Ju.Cla.S Mastermind Remove

While some aroma components will be lost throughout the process, membrane-based technologies are still the most often used commercially to extract up to 4% v/v alcohol from wine (Longo et., 2017). EP technology, such as Mastermind® Remove (MMR) from Ju.cla.s (Verona, Italy) (Figure 2), is designed to remove alcohol from 0.1 to 4% v/v via direct passage of the wine on the membrane contactor (as illustrated in Figure 1).Due to the operating ambient temperature of 15-16°C and pressure of 0.2-0.3 bar, this procedure has negligible thermal damage to wine components and low energy requirement. Furthermore, the polymer that makes up the MMR’s membrane has no electric charge and has no interaction with the colloid system. As a result, the method has no influence on the colour or structure of the wine. MMR typically runs in the 15-18°C range, with higher temperatures projected to boost operation speed. While turbidity has no effect on the alcohol removal process by MMR, it is best to work with a wine that is free of abrasive materials (e.g., PVPP, Bentonite, silica soil) and has an NTU below 1 to ensure membrane longevity.

Alcohol reduction strategies

Figure 2: Evaporative perstraction with direct passage on membrane contactor (adapted from Wollan, 2010)

Mastermind-Remove

Figure 3: Ju.Cla.S Mastermind Remove

Technologies That Are Commercially Available

Reverse osmosis (RO) followed by evaporative perstraction (EP) is another commercial technology for reducing the alcohol content of wine (Wollan, 2005) (Figure 3). First, the wine is separated into retentate (concentrate) and permeate (filtrate) by RO. The retentate is returned to the feed tank, while the permeate containing alcohol and volatile compounds passes through a membrane contactor (Liqui-Cel®, Celgard), with a counter-flow of strip water on the other side. Alcohol and, a small percentage of desirable aroma compounds (depending on the process extent), pass through the membrane pore air gaps and condense in the stripping solution, which is subsequently discharged (Longo et al., 2018; Saha et al., 2018). The dealcoholised permeate is chilled and mixed back into the feed.

The key difference between this 2-stage method and the direct passage on membrane contactor is the RO treatment, which can expose the wine to trans membrane pressures of up to 50-70 bar, resulting in temperature increases. Aside from the additional operational and maintenance costs associated with using two membranes in the process, separating the wine into permeate and retentate (and then blending both streams back together at the end) means wines take longer to re-equilibrate before attaining their full sensory potential.

Reverse Osmosis followed by evaporative perstraction process

Figure 4: Reverse Osmosis followed by evaporative perstraction process (adapted from Wollan, 2010)

The spinning cone column (SCC) (as offered by Flavourtech) is the most suitable way for eliminating more than 4-5% v/v alcohol of all commercially available technologies. SCC is made up of up to 22 inverted and pointed downwards cones on a vertical, rotating shaft (Schmidtke et al., 2012). As seen in Figure 4, there is also a fixed inverted cone between each pair of cones. A stripping vapour stream is injected from the bottom of the column during the procedure. The vapour (whose temperature is controlled by the vacuum applied in the column) passes through the cones, collecting any volatile chemicals it has picked up from the wine at the top of the column. The wine is passed through the SCC for the first time at 28°C, with the goal of recovering the volatile aroma component. The second pass takes place at 38°C and is designed to remove the alcohol. The final wine is the result of blending the recovered aroma with the dearomatized and dealcoholised base (Schmidtke et al., 2012).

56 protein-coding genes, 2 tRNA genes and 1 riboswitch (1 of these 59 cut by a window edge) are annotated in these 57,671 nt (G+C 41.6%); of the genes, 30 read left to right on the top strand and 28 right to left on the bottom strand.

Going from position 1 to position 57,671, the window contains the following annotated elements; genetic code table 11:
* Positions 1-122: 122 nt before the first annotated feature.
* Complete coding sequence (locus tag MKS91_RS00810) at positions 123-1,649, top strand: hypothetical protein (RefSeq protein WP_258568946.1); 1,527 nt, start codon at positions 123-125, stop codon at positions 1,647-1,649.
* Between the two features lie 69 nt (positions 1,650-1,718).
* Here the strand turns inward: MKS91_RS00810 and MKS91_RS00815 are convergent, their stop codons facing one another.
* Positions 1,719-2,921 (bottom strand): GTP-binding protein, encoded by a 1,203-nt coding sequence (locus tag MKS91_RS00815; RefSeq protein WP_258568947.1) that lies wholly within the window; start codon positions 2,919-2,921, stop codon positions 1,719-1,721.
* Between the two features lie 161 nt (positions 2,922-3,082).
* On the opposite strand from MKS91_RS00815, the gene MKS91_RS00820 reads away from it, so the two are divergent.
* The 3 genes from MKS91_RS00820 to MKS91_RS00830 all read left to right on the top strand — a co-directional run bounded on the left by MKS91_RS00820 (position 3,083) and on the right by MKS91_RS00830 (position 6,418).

Although SCC can recover up to 100% of the wine’s total aroma fraction and remove all of the alcohol (Belisario-Sánchez et al., 2012), it requires a large initial capital investment and its operating costs (energy consumption can be three times that of reverse osmosis and up to 46 times that of evaporative perstraction) mean SCC is best suited to high-volume operations (Margallo et al, 2015).

Alcohol reduction strategies

Figure 5: Mechanical layout of the spinning cone column. 1, wine in; 2, wine out; 3, vapour in; 4, vapour plus volatiles out; 5, rotating shaft; 6, stationery cones; 7, rotating cones. Courtesy Flavourtech, Lenehan Road, Griffith, Australia

Conclusions

Winemakers are responding to a growing awareness of the negative health and societal consequences of excessive alcohol consumption, as well as a growing desire in lighter wine styles, by producing lower alcohol wines. Even though several winemaking techniques have been adopted, membrane-based systems such as the Mastermind® Remove are the most commercially viable options for removing up to 4% v/v alcohol. While a small fraction of aroma components is inevitably lost throughout the process, using evaporative perstraction with a direct route on a membrane contactor is an easy-to-adopt, adaptable, and cost-effective option. However, vacuum distillation using a spinning cone column is currently the sole way to remove more than 4-5% alcohol by volume.

Contact The Author

Rocco Longo

References

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This article was originally published in the August edition of Grapegrower & Winemaker Magazine.